A multi-disciplinary pioneer and challenger of boundaries, Robert Rauschenberg's most famous paintings and 'combines', incorporating everyday objects and imagery, were a precursor to modern American Pop Art and the 1970s Conceptual movement.Read More
In the early 1950s Rauschenberg produced three consecutive series of monochromatic paintings. Rauschenberg's 'White Paintings' (1951), consisting of stretched canvases painted evenly with plain white paint leaving minimal signs of brush strokes, informed composer John Cage's infamous experimental 4'33" musical composition.
Becoming more expressive, Robert Rauschenberg's 'Black Paintings', made sporadically between 1951 and 1953 saw the artist experimenting with different textures and traditional brushstrokes, and with newspaper grounds. This further developed into Rauschenberg's 'Red Paintings' (1953–54), which were painted mostly in red paint applied onto various grounds in brushstrokes, impasto applications, drips, and directly from the tube. Into these the artist began incorporating fabrics and found objects.
From the mid-50s into the 1960s Rauschenberg began experimenting with his 'Combines' (1954–1964) works that blended the mediums of painting sculpture and found objects. The artist made free-standing and wall-based works that incorporated various discarded objects, from newspaper clippings to taxidermy, with paint and traditional paint supports.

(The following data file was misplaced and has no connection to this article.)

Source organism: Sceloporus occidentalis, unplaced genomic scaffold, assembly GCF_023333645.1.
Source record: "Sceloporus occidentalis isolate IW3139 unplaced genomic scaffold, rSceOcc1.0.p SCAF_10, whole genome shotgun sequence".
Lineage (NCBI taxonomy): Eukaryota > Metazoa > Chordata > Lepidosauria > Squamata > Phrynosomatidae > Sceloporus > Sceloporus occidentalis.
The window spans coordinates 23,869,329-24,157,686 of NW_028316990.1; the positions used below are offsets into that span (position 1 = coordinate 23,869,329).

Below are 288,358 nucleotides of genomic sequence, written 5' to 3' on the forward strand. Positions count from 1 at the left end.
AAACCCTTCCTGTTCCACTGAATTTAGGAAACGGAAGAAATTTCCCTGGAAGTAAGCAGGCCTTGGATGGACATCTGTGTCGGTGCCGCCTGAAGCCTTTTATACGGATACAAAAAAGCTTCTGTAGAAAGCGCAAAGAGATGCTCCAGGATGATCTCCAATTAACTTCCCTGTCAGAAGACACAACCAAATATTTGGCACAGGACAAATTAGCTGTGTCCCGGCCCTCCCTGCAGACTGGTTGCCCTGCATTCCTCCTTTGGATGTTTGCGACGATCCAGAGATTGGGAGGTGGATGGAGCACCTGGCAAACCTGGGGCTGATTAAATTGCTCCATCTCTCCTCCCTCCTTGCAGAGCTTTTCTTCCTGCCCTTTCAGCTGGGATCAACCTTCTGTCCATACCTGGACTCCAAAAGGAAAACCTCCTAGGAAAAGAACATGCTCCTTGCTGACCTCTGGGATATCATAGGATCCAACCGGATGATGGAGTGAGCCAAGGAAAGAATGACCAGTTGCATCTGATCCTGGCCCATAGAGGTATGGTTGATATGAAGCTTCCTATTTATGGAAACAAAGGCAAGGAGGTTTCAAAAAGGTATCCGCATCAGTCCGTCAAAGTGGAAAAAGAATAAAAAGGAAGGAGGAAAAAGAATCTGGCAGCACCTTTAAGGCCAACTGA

These innovative Dada-inspired creations included works like Bed (1955), with its vertically presented paint-encrusted bed and quilt, and Monogram (1959), a stuffed billy goat thrust through an automobile tyre and standing on a platform. These 'combines' and later works by the artist that built on their initial premise, influenced later artists such as Don Driver, Jessica Stockholder, Isa Genzken, and Rachel Harrison.
Rauschenberg was also a precursor of contemporary Conceptual art. Long before the Conceptual art of the 1970s was defined, Rauschenberg made works like the self-explanatory Erased de Kooning Drawing (1953). In 1961 he presented as a work This is a Portrait of Iris Clert If I Say So (1961), a telegram the artist had sent to his dealer named in the title.
Works such as Retroactive I and Retroactive II (both 1963), part of a series of silkscreen paintings made in the early 1960s, are emblematic of Rauschenberg's first experiments with silkscreen printing and collage. A collage of everyday and pop culture images, such as a glass of water, a television still of John F Kennedy, and a NASA picture of an astronaut taken from Time Magazine, are imperfectly screen-printed on a canvas and touched up with paint. Such works have been viewed as an early prototype of Pop Art.
Rauschenberg continued to incorporate screen-printing processes into his art well into the 1990s in series like 'A Quake in Paradise (Labyrinth)' (1994)–a set of colourful acrylic screen-prints on aluminum and Lexan panels, presenting photographic imagery of divers.
Rauschenberg continued to experiment in these various mediums until his passing in 2008.